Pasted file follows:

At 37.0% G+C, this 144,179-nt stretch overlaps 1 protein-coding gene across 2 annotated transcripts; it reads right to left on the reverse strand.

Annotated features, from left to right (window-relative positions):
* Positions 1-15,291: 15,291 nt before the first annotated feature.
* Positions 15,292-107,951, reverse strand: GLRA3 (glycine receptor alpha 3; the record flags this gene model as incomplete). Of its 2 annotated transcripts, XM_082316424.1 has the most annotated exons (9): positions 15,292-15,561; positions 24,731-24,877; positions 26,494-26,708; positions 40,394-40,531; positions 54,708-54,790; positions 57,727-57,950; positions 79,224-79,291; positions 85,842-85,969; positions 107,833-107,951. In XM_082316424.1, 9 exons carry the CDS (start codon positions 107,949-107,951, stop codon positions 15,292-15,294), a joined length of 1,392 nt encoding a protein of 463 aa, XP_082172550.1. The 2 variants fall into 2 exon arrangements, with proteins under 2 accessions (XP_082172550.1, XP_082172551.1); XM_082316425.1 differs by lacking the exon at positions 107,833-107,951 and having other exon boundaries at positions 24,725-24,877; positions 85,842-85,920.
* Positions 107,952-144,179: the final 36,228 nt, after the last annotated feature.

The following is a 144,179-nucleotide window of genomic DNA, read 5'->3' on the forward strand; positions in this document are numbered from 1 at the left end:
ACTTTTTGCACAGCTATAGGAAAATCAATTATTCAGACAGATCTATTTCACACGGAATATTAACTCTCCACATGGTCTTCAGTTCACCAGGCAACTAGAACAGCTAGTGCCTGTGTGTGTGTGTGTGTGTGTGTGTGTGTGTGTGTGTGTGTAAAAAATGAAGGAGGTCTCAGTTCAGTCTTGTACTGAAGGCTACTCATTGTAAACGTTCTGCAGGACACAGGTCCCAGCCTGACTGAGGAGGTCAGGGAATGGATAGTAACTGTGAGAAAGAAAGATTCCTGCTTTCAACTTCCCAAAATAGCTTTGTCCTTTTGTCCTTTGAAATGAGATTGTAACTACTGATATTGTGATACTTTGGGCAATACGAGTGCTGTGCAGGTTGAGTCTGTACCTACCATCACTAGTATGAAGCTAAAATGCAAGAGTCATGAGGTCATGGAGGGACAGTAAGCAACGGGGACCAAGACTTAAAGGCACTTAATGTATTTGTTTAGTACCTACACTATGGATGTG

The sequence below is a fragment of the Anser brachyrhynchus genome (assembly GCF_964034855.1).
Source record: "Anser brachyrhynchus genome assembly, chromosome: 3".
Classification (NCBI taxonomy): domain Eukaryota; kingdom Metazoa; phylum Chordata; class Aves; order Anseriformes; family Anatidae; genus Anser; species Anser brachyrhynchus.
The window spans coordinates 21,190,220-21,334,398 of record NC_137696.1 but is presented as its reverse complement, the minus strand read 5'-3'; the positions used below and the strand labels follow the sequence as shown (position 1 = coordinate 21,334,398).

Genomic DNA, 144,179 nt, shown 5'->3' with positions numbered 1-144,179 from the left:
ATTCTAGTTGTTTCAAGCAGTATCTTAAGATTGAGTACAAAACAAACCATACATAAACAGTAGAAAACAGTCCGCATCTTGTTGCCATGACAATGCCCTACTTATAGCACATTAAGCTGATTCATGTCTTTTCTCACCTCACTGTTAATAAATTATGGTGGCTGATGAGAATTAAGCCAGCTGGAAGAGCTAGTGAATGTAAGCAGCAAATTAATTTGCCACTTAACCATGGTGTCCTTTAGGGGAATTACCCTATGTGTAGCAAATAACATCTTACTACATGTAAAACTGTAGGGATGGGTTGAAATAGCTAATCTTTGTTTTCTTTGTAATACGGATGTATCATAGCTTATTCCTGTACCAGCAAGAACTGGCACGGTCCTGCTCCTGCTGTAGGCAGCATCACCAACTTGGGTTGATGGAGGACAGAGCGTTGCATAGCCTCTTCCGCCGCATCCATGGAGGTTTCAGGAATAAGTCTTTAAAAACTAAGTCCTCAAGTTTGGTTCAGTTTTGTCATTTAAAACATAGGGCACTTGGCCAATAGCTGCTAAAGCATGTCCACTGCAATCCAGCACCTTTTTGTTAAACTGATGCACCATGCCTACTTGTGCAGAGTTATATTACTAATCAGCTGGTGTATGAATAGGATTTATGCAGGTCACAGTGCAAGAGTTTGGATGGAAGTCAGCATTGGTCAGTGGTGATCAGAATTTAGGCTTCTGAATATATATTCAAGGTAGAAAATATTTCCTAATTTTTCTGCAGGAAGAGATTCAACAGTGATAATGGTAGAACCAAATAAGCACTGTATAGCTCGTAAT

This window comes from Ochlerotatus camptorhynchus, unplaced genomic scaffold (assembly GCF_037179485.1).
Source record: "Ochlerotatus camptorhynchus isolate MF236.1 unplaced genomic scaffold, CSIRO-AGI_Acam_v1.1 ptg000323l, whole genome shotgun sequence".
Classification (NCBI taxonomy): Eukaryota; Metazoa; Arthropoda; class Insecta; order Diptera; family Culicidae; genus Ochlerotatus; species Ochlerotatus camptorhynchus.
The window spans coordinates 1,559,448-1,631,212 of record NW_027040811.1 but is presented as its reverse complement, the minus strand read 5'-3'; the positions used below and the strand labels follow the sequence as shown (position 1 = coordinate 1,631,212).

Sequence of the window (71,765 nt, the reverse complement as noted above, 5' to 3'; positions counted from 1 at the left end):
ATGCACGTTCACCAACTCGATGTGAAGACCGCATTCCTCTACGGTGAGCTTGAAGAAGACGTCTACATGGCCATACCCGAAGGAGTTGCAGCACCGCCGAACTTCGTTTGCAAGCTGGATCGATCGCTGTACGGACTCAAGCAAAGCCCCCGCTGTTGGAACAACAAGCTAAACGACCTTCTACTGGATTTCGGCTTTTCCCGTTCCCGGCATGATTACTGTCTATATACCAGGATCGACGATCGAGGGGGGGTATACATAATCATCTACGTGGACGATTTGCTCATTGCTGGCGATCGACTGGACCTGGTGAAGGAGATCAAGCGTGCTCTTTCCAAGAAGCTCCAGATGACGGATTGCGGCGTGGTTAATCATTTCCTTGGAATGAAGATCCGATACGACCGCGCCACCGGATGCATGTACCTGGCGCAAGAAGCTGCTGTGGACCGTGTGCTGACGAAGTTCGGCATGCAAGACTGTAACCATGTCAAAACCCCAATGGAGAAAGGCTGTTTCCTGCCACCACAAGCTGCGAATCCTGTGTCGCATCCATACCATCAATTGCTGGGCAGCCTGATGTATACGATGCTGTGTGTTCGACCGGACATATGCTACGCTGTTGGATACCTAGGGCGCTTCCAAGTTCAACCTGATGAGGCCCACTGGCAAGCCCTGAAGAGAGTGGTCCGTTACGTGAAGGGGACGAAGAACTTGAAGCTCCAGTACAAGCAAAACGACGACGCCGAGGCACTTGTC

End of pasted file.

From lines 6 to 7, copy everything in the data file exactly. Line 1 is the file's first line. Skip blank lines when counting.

The following is a 144,179-nucleotide window of genomic DNA, read 5'->3' on the forward strand; positions in this document are numbered from 1 at the left end:
ACTTTTTGCACAGCTATAGGAAAATCAATTATTCAGACAGATCTATTTCACACGGAATATTAACTCTCCACATGGTCTTCAGTTCACCAGGCAACTAGAACAGCTAGTGCCTGTGTGTGTGTGTGTGTGTGTGTGTGTGTGTGTGTGTGTGTAAAAAATGAAGGAGGTCTCAGTTCAGTCTTGTACTGAAGGCTACTCATTGTAAACGTTCTGCAGGACACAGGTCCCAGCCTGACTGAGGAGGTCAGGGAATGGATAGTAACTGTGAGAAAGAAAGATTCCTGCTTTCAACTTCCCAAAATAGCTTTGTCCTTTTGTCCTTTGAAATGAGATTGTAACTACTGATATTGTGATACTTTGGGCAATACGAGTGCTGTGCAGGTTGAGTCTGTACCTACCATCACTAGTATGAAGCTAAAATGCAAGAGTCATGAGGTCATGGAGGGACAGTAAGCAACGGGGACCAAGACTTAAAGGCACTTAATGTATTTGTTTAGTACCTACACTATGGATGTG